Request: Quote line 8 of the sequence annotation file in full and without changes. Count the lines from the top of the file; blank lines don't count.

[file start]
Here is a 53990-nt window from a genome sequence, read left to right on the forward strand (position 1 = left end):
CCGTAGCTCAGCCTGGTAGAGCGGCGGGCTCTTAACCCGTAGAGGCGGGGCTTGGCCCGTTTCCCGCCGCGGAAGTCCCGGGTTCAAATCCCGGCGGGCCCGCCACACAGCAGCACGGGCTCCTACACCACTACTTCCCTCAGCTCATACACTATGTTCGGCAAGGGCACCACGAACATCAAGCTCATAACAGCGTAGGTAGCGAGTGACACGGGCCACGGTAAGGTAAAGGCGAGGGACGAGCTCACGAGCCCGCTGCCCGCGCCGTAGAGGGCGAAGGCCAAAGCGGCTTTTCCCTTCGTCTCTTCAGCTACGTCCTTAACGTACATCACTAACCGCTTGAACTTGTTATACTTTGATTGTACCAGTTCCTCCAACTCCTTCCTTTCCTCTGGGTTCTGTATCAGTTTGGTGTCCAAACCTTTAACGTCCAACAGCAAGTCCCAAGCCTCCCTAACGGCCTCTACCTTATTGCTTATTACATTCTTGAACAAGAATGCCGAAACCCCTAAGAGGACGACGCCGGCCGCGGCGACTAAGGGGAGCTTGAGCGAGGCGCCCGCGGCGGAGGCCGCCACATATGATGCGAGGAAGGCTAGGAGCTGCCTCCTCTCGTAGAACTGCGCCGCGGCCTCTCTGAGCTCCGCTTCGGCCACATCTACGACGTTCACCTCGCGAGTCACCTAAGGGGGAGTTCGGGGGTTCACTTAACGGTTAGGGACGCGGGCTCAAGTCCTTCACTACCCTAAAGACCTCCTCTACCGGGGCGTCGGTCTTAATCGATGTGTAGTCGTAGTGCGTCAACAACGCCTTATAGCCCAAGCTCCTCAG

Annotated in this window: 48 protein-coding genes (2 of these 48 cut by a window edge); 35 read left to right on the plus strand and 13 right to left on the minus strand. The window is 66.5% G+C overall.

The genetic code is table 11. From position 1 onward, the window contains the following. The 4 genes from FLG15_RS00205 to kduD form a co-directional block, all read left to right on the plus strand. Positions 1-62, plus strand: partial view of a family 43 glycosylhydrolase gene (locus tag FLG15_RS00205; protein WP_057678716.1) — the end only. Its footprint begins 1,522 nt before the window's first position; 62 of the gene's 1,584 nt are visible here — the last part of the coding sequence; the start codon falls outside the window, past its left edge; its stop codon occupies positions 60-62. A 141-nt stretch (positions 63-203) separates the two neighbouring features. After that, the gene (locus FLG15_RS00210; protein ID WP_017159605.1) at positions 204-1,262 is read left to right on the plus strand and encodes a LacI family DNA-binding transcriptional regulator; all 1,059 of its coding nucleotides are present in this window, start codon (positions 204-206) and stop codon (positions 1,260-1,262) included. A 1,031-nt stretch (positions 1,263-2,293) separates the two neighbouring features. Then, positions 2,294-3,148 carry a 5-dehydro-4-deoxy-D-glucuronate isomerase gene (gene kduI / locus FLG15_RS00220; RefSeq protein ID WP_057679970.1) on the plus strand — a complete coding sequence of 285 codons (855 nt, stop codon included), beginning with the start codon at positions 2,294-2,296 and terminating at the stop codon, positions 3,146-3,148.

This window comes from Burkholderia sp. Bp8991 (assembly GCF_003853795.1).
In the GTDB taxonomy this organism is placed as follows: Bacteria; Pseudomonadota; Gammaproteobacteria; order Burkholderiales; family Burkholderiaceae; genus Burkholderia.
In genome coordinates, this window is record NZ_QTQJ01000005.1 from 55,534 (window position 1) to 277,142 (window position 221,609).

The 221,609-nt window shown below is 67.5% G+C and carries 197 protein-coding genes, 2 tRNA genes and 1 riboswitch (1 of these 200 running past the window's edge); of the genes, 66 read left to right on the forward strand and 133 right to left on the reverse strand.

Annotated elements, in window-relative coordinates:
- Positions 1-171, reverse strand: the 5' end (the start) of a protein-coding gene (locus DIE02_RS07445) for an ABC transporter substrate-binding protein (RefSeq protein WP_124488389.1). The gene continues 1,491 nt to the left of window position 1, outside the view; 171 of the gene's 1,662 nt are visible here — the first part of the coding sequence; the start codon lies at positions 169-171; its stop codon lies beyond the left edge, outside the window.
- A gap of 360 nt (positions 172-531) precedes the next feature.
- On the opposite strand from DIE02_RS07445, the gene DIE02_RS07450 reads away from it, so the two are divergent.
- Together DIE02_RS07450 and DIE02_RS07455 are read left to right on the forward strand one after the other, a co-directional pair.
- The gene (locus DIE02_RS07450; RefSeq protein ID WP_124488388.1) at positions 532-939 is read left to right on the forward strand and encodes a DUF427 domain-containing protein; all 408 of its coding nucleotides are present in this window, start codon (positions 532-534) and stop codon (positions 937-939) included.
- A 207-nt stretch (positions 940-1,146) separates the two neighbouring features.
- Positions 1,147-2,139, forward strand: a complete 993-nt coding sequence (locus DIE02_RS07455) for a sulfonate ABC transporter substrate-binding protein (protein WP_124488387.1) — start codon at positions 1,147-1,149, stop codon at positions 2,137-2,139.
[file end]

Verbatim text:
The 221,609-nt window shown below is 67.5% G+C and carries 197 protein-coding genes, 2 tRNA genes and 1 riboswitch (1 of these 200 running past the window's edge); of the genes, 66 read left to right on the forward strand and 133 right to left on the reverse strand.